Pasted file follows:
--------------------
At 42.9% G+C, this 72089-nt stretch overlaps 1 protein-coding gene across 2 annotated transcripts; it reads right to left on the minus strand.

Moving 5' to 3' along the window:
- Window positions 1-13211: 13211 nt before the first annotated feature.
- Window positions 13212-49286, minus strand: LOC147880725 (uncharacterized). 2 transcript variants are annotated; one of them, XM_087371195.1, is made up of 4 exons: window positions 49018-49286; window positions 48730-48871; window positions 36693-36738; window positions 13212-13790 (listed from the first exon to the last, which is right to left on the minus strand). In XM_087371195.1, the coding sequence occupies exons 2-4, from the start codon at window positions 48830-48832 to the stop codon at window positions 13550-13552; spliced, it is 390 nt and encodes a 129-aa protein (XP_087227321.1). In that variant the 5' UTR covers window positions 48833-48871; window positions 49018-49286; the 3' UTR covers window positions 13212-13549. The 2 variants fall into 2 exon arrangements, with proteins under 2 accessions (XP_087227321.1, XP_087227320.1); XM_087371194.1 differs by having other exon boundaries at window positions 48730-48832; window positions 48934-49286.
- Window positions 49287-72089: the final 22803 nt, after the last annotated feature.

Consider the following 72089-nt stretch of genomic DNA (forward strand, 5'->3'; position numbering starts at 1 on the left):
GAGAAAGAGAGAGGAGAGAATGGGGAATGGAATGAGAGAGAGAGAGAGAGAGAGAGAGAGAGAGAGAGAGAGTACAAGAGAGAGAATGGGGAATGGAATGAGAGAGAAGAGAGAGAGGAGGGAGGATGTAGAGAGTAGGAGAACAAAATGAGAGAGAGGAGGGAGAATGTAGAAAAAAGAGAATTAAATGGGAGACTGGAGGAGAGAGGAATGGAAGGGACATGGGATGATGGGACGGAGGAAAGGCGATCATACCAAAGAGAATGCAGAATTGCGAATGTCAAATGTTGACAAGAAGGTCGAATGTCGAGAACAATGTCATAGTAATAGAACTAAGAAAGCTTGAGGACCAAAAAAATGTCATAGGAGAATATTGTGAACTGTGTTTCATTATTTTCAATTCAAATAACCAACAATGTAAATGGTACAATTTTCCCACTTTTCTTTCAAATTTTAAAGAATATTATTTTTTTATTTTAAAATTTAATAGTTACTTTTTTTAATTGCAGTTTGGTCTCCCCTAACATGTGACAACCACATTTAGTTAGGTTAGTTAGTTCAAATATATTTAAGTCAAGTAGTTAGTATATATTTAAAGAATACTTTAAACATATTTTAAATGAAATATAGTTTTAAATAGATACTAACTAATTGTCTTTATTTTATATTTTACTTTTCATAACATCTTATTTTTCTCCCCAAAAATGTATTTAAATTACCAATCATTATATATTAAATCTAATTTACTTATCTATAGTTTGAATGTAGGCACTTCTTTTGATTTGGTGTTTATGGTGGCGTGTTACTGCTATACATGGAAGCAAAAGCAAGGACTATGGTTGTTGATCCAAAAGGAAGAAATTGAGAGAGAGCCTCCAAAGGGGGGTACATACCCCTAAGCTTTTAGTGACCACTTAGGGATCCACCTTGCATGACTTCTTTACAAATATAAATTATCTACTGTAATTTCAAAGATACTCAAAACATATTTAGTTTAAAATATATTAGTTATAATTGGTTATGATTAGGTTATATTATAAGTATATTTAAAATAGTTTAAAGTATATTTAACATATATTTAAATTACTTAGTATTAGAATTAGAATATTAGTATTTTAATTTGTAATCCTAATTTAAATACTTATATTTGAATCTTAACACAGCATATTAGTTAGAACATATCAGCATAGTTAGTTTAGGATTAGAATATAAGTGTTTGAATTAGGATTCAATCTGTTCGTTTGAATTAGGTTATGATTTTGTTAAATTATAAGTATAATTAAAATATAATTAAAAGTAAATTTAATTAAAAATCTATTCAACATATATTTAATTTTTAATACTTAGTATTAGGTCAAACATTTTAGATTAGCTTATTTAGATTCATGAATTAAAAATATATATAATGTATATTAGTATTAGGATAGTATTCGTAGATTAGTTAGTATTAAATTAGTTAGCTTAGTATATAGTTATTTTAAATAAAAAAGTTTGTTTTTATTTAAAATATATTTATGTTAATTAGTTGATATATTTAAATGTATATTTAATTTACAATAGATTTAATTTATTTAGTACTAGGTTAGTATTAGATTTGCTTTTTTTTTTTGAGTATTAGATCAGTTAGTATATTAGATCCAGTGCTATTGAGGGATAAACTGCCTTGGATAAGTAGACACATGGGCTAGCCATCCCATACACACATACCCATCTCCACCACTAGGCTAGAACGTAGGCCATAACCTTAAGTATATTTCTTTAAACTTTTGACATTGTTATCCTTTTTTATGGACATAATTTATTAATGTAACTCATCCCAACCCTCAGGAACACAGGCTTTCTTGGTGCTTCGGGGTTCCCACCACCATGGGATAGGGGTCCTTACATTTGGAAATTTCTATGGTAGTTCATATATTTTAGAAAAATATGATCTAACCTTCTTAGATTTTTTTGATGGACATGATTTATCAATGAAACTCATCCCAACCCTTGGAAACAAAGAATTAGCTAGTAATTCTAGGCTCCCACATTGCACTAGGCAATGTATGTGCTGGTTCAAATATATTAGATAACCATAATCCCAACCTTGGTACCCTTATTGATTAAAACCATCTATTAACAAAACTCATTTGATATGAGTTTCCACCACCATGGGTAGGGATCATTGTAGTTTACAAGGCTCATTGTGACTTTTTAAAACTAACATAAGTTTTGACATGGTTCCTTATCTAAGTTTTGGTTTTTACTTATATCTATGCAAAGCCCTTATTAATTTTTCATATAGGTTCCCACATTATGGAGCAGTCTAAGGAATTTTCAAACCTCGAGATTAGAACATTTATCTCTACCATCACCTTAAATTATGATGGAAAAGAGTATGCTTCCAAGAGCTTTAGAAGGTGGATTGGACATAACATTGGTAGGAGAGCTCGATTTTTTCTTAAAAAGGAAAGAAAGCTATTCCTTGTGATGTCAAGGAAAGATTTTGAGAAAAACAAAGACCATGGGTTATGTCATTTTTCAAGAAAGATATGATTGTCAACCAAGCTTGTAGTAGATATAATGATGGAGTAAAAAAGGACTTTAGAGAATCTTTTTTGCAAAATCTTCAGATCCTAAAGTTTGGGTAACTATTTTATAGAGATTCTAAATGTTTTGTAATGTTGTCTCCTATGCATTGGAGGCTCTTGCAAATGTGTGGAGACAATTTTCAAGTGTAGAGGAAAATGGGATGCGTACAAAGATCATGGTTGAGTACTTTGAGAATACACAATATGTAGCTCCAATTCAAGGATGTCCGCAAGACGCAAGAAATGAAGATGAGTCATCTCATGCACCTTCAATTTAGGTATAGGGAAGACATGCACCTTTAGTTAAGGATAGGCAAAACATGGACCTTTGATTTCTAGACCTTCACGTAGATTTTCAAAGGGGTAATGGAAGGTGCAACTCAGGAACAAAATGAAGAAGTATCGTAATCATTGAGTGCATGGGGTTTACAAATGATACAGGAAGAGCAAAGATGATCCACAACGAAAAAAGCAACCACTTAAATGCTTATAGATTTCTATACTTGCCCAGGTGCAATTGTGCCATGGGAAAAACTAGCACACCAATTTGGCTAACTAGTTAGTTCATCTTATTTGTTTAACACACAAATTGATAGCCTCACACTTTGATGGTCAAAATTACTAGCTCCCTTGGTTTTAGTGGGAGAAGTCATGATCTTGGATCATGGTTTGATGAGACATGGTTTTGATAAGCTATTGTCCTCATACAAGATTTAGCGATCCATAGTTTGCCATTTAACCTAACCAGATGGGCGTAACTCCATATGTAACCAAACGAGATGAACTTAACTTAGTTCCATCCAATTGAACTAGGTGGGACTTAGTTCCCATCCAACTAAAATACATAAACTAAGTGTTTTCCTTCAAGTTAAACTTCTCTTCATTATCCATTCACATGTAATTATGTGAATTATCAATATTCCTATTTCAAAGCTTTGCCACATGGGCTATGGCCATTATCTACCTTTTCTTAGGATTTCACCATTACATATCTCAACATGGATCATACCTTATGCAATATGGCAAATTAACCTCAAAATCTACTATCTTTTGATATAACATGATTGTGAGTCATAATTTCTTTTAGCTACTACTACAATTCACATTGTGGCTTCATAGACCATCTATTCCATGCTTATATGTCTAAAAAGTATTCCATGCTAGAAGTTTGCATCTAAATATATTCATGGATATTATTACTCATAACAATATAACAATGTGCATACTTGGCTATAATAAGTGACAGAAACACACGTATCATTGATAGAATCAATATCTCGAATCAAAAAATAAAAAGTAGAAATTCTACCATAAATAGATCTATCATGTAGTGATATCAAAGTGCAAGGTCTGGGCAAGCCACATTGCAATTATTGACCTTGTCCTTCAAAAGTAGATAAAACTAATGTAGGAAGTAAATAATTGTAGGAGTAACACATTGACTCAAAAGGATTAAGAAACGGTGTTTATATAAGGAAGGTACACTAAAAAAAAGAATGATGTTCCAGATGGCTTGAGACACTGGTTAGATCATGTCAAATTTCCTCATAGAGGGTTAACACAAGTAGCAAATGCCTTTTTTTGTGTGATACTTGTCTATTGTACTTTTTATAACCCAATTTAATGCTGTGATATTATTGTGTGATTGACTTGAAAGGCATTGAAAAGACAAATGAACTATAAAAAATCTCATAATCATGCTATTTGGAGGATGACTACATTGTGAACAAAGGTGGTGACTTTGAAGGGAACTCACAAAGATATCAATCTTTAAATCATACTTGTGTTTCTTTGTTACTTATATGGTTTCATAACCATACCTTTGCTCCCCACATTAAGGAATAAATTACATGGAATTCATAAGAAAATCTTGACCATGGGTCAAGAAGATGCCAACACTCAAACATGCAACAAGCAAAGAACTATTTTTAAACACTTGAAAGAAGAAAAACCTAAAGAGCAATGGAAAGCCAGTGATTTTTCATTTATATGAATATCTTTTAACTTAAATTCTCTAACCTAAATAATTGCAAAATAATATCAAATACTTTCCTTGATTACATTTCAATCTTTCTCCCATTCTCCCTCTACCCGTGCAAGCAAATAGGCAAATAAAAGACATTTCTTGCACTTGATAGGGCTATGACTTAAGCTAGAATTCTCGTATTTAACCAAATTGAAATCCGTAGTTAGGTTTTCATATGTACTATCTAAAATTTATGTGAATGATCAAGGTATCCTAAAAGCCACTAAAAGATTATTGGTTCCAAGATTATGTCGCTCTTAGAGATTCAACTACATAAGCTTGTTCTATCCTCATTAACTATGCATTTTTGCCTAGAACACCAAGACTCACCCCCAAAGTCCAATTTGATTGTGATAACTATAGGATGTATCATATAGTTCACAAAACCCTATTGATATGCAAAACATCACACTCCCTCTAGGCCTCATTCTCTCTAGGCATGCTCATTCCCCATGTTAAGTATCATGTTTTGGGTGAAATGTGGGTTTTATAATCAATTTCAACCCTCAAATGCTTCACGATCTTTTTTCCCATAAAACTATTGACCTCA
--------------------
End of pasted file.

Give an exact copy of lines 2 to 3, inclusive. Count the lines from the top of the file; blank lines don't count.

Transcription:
Moving 5' to 3' along the window:
- Window positions 1-13211: 13211 nt before the first annotated feature.